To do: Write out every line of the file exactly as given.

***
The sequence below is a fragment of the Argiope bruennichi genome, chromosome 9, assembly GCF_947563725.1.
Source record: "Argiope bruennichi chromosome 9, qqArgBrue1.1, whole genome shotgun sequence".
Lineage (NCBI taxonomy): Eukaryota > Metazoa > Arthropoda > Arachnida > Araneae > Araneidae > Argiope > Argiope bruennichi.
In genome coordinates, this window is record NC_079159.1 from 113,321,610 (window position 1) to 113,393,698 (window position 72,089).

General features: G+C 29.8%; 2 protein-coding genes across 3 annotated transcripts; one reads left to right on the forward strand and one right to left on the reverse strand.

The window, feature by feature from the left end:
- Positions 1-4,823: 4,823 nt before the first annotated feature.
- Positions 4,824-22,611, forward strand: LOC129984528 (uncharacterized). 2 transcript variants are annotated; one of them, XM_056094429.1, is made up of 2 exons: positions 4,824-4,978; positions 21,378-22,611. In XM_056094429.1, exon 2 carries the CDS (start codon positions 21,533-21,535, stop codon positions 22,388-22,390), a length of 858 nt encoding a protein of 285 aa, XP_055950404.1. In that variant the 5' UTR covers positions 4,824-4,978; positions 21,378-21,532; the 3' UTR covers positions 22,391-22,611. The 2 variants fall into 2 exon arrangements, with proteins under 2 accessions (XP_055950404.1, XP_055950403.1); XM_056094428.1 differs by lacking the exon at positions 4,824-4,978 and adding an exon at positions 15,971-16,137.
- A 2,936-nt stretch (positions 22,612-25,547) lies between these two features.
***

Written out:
The sequence below is a fragment of the Argiope bruennichi genome, chromosome 9, assembly GCF_947563725.1.
Source record: "Argiope bruennichi chromosome 9, qqArgBrue1.1, whole genome shotgun sequence".
Lineage (NCBI taxonomy): Eukaryota > Metazoa > Arthropoda > Arachnida > Araneae > Araneidae > Argiope > Argiope bruennichi.
In genome coordinates, this window is record NC_079159.1 from 113,321,610 (window position 1) to 113,393,698 (window position 72,089).

General features: G+C 29.8%; 2 protein-coding genes across 3 annotated transcripts; one reads left to right on the forward strand and one right to left on the reverse strand.

The window, feature by feature from the left end:
- Positions 1-4,823: 4,823 nt before the first annotated feature.
- Positions 4,824-22,611, forward strand: LOC129984528 (uncharacterized). 2 transcript variants are annotated; one of them, XM_056094429.1, is made up of 2 exons: positions 4,824-4,978; positions 21,378-22,611. In XM_056094429.1, exon 2 carries the CDS (start codon positions 21,533-21,535, stop codon positions 22,388-22,390), a length of 858 nt encoding a protein of 285 aa, XP_055950404.1. In that variant the 5' UTR covers positions 4,824-4,978; positions 21,378-21,532; the 3' UTR covers positions 22,391-22,611. The 2 variants fall into 2 exon arrangements, with proteins under 2 accessions (XP_055950404.1, XP_055950403.1); XM_056094428.1 differs by lacking the exon at positions 4,824-4,978 and adding an exon at positions 15,971-16,137.
- A 2,936-nt stretch (positions 22,612-25,547) lies between these two features.